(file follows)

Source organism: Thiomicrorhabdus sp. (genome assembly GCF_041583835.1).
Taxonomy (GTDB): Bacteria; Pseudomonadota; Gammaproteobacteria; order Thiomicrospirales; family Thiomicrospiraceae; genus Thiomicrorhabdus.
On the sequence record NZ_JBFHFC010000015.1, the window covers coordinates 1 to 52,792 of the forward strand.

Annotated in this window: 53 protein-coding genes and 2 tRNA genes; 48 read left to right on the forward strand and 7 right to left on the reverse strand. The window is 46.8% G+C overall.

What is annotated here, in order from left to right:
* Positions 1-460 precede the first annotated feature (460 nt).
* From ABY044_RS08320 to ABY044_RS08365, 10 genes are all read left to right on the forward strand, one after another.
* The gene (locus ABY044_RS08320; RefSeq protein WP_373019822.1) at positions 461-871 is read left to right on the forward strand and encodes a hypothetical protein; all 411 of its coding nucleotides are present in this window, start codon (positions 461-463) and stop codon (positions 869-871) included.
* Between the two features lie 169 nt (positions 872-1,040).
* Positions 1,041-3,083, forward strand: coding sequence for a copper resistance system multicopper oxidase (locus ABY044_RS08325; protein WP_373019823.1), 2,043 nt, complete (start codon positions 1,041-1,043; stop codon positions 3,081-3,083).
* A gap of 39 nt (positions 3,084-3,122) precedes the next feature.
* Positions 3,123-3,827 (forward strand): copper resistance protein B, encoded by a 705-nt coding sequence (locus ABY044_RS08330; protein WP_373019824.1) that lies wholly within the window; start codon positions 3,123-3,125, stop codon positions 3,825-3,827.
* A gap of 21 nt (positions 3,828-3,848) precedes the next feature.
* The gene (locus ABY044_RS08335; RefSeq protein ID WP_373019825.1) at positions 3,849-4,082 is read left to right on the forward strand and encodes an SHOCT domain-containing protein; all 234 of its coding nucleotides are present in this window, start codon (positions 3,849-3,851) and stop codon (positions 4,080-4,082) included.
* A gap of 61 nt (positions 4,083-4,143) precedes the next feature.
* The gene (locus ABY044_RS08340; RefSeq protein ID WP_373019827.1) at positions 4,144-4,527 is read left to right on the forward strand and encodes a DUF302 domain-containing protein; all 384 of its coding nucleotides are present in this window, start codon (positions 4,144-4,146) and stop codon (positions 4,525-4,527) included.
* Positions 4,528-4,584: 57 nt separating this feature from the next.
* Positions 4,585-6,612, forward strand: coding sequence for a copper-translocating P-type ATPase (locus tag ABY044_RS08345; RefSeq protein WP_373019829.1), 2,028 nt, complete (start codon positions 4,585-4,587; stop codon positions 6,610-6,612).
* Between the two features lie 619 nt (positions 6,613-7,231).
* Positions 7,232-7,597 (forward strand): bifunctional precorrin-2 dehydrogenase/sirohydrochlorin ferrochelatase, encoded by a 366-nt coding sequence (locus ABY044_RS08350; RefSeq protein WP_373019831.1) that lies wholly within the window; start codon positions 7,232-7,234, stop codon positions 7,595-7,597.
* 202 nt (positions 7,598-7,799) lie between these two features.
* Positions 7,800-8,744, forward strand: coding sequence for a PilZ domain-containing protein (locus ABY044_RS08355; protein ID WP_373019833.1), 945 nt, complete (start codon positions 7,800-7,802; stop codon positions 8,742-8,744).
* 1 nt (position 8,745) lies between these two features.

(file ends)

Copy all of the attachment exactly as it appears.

Source organism: Thiomicrorhabdus sp. (genome assembly GCF_041583835.1).
Taxonomy (GTDB): Bacteria; Pseudomonadota; Gammaproteobacteria; order Thiomicrospirales; family Thiomicrospiraceae; genus Thiomicrorhabdus.
On the sequence record NZ_JBFHFC010000015.1, the window covers coordinates 1 to 52,792 of the forward strand.

Annotated in this window: 53 protein-coding genes and 2 tRNA genes; 48 read left to right on the forward strand and 7 right to left on the reverse strand. The window is 46.8% G+C overall.

What is annotated here, in order from left to right:
* Positions 1-460 precede the first annotated feature (460 nt).
* From ABY044_RS08320 to ABY044_RS08365, 10 genes are all read left to right on the forward strand, one after another.
* The gene (locus ABY044_RS08320; RefSeq protein WP_373019822.1) at positions 461-871 is read left to right on the forward strand and encodes a hypothetical protein; all 411 of its coding nucleotides are present in this window, start codon (positions 461-463) and stop codon (positions 869-871) included.
* Between the two features lie 169 nt (positions 872-1,040).
* Positions 1,041-3,083, forward strand: coding sequence for a copper resistance system multicopper oxidase (locus ABY044_RS08325; protein WP_373019823.1), 2,043 nt, complete (start codon positions 1,041-1,043; stop codon positions 3,081-3,083).
* A gap of 39 nt (positions 3,084-3,122) precedes the next feature.
* Positions 3,123-3,827 (forward strand): copper resistance protein B, encoded by a 705-nt coding sequence (locus ABY044_RS08330; protein WP_373019824.1) that lies wholly within the window; start codon positions 3,123-3,125, stop codon positions 3,825-3,827.
* A gap of 21 nt (positions 3,828-3,848) precedes the next feature.
* The gene (locus ABY044_RS08335; RefSeq protein ID WP_373019825.1) at positions 3,849-4,082 is read left to right on the forward strand and encodes an SHOCT domain-containing protein; all 234 of its coding nucleotides are present in this window, start codon (positions 3,849-3,851) and stop codon (positions 4,080-4,082) included.
* A gap of 61 nt (positions 4,083-4,143) precedes the next feature.
* The gene (locus ABY044_RS08340; RefSeq protein ID WP_373019827.1) at positions 4,144-4,527 is read left to right on the forward strand and encodes a DUF302 domain-containing protein; all 384 of its coding nucleotides are present in this window, start codon (positions 4,144-4,146) and stop codon (positions 4,525-4,527) included.
* Positions 4,528-4,584: 57 nt separating this feature from the next.
* Positions 4,585-6,612, forward strand: coding sequence for a copper-translocating P-type ATPase (locus tag ABY044_RS08345; RefSeq protein WP_373019829.1), 2,028 nt, complete (start codon positions 4,585-4,587; stop codon positions 6,610-6,612).
* Between the two features lie 619 nt (positions 6,613-7,231).
* Positions 7,232-7,597 (forward strand): bifunctional precorrin-2 dehydrogenase/sirohydrochlorin ferrochelatase, encoded by a 366-nt coding sequence (locus ABY044_RS08350; RefSeq protein WP_373019831.1) that lies wholly within the window; start codon positions 7,232-7,234, stop codon positions 7,595-7,597.
* 202 nt (positions 7,598-7,799) lie between these two features.
* Positions 7,800-8,744, forward strand: coding sequence for a PilZ domain-containing protein (locus ABY044_RS08355; protein ID WP_373019833.1), 945 nt, complete (start codon positions 7,800-7,802; stop codon positions 8,742-8,744).
* 1 nt (position 8,745) lies between these two features.